While the world battles the COVID-19 pandemic, a drugmaker with a massive presence in North Carolina is looking for recovered COVID-19 patients to donate plasma toward the cause – and if successful, will mass-produce a treatment in Johnston County.
Grifols (Nasdaq:GRFS), a Spanish pharmaceutical company that calls Johnston County home to its largest manufacturing site, has begun the process of identifying, screening and selecting recovered COVID-19 patients to donate plasma. The collected plasma will be used to produce a therapeutic – specifically a hyperimmune globulin – that Grifols hopes will be an effective treatment for the disease.
The process works from the concentration of antibodies in plasma that the body develops in the course of fighting a new disease. The hope is that crafting a therapeutic out of recovered patients’ plasma will result in a ready-made treatment for future patients.
The initial donations will be used to conduct controlled clinical trials with the National Institutes of Health (NIH) to evaluate its safety and efficacy as a viable treatment for COVID-19. Grifols is conducting the tests between itself, the U.S. Food and Drug Administration (FDA) and the U.S. Biomedical Advanced Research Authority.
If successful, Vlasta Hakes, the company’s director of corporate affairs, says it will be looking at scale up the therapeutic.
“At this time we’re still in the experimental stage,” she says. “The hope is that this is something that will be able to be mass produced, but at this point we’re just doing the initial batches.”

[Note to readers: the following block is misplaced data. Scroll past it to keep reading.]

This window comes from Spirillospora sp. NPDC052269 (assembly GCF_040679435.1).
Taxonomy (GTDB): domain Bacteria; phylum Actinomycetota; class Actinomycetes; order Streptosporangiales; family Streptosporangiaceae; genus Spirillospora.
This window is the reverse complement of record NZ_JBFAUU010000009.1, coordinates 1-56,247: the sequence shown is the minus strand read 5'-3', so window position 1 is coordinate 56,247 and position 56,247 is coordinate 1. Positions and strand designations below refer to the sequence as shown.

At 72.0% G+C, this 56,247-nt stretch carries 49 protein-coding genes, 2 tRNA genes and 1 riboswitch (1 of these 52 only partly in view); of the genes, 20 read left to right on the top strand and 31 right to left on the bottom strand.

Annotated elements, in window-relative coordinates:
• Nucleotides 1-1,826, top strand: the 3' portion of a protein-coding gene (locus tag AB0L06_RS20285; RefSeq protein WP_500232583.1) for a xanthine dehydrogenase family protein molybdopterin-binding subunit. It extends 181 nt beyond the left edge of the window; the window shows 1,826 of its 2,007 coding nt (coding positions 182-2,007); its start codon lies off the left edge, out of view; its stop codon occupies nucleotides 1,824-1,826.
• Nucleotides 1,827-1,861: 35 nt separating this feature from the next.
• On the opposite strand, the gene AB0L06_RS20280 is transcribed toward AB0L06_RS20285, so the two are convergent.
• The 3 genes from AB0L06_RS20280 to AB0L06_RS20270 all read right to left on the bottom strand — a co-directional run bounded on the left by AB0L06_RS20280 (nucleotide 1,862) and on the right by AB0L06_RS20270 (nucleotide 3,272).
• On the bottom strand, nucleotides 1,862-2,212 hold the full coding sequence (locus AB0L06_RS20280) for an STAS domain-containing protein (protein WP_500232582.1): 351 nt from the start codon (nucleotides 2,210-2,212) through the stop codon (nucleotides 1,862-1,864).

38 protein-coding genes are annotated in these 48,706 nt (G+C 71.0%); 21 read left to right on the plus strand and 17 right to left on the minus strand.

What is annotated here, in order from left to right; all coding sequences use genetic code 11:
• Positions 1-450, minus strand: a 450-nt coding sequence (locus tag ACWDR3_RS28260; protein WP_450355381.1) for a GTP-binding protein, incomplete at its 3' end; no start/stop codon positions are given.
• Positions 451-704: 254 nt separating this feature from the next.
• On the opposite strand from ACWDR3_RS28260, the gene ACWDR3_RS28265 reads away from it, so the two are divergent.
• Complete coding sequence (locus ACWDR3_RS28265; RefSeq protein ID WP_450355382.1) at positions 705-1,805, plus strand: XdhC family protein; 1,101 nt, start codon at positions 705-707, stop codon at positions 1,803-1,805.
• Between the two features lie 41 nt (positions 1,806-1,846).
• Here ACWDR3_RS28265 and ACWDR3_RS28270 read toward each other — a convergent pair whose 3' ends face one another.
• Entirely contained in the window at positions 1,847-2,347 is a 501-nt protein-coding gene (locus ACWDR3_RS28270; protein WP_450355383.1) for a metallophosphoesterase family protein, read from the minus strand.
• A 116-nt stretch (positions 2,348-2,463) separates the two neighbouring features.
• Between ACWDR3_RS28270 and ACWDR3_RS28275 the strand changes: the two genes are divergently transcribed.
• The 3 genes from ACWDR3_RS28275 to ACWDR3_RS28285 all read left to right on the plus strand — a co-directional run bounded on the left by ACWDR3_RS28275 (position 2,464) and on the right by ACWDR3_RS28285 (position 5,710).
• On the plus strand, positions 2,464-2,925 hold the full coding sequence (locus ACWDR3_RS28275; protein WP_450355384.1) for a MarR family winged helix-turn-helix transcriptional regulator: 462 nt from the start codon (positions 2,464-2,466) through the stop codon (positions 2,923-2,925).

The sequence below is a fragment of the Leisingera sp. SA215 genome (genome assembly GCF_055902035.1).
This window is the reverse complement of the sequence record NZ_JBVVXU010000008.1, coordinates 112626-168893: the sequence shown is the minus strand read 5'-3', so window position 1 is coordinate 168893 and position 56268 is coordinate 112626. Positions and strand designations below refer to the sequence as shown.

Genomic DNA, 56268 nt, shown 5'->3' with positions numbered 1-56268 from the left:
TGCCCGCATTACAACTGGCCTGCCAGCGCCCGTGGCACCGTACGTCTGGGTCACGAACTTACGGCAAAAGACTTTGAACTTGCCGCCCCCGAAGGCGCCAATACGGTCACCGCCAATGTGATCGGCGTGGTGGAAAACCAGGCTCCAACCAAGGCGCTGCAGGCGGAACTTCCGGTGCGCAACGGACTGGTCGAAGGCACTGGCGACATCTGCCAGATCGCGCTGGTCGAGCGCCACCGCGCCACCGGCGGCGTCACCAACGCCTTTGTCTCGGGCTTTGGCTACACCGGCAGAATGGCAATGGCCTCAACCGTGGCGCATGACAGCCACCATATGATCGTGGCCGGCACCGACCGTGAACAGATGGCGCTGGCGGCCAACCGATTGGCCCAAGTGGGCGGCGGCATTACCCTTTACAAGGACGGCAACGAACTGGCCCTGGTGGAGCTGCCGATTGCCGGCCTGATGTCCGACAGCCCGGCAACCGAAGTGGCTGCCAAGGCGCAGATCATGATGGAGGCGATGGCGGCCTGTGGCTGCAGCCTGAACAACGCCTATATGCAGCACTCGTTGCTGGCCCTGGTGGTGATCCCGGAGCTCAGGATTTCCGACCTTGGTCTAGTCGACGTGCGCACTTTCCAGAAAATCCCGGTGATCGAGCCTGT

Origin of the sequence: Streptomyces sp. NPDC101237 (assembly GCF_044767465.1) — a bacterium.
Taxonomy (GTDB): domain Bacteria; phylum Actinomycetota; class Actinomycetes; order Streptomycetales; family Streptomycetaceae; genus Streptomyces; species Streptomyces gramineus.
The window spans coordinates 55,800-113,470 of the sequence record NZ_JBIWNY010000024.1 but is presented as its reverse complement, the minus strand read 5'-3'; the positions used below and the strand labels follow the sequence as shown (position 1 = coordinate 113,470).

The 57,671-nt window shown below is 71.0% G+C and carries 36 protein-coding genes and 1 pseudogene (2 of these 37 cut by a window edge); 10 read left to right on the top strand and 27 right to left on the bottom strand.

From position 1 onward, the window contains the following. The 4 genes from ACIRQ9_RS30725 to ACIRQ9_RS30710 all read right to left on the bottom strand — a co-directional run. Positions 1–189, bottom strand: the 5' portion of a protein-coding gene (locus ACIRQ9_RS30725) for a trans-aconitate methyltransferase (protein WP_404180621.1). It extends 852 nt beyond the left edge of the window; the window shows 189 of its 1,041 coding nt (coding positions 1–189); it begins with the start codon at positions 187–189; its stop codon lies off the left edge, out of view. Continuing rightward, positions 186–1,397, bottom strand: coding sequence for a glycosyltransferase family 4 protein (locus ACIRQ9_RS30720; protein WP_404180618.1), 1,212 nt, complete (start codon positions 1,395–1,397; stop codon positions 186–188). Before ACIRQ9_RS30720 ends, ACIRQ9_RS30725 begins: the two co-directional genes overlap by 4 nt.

One reason that Hakes says the company believes it can be instrumental in the fight against the virus is its Johnston County manufacturing center – which she says would be tasked with producing the drug.
The company previously leaned on the facility during the last Ebola outbreak in Liberia – it also produced hyperimmune globulin as a therapeutic. In fact, the company specifically designed and constructed a building at its North Carolina facility for the processing of immune globulins to treat emerging infectious diseases.
The company employs around 2,500 in the Triangle.
“We know that we’re uniquely positioned to be able to get those donations from those individuals who have recovered from COVID-19,” Hakes says, noting the company has 250 collection centers. “Secondly, we have that manufacturing facility in Clayton, that’s ready to go. That means as soon as we have that plasma, we can start putting it into the manufacturing process to make medicine that can then go much quicker to clinical trials than I think some of the other companies could.”
Currently, the company is focused on collecting plasma in cities that had outbreaks early in the pandemic, including Chicago, Dallas, Houston, Los Angeles, San Antonio, San Diego and Seattle. It says it will likely announce additional locations in the near future.
Interested individuals will be screened by the company and directed to a local Grifols plasma donor center. Patients that meet the criteria include those who have had a positive diagnosis and have completely recovered from symptoms for at least 28 days prior to donation or 14 days prior alongside a negative molecular test.
The amount of therapeutics that can be produced is directly correlated to the overall supply of plasma coming in. Hakes says if the initial batches show success and the company moves to mass production, it is still working to estimate exactly how much plasma would be needed.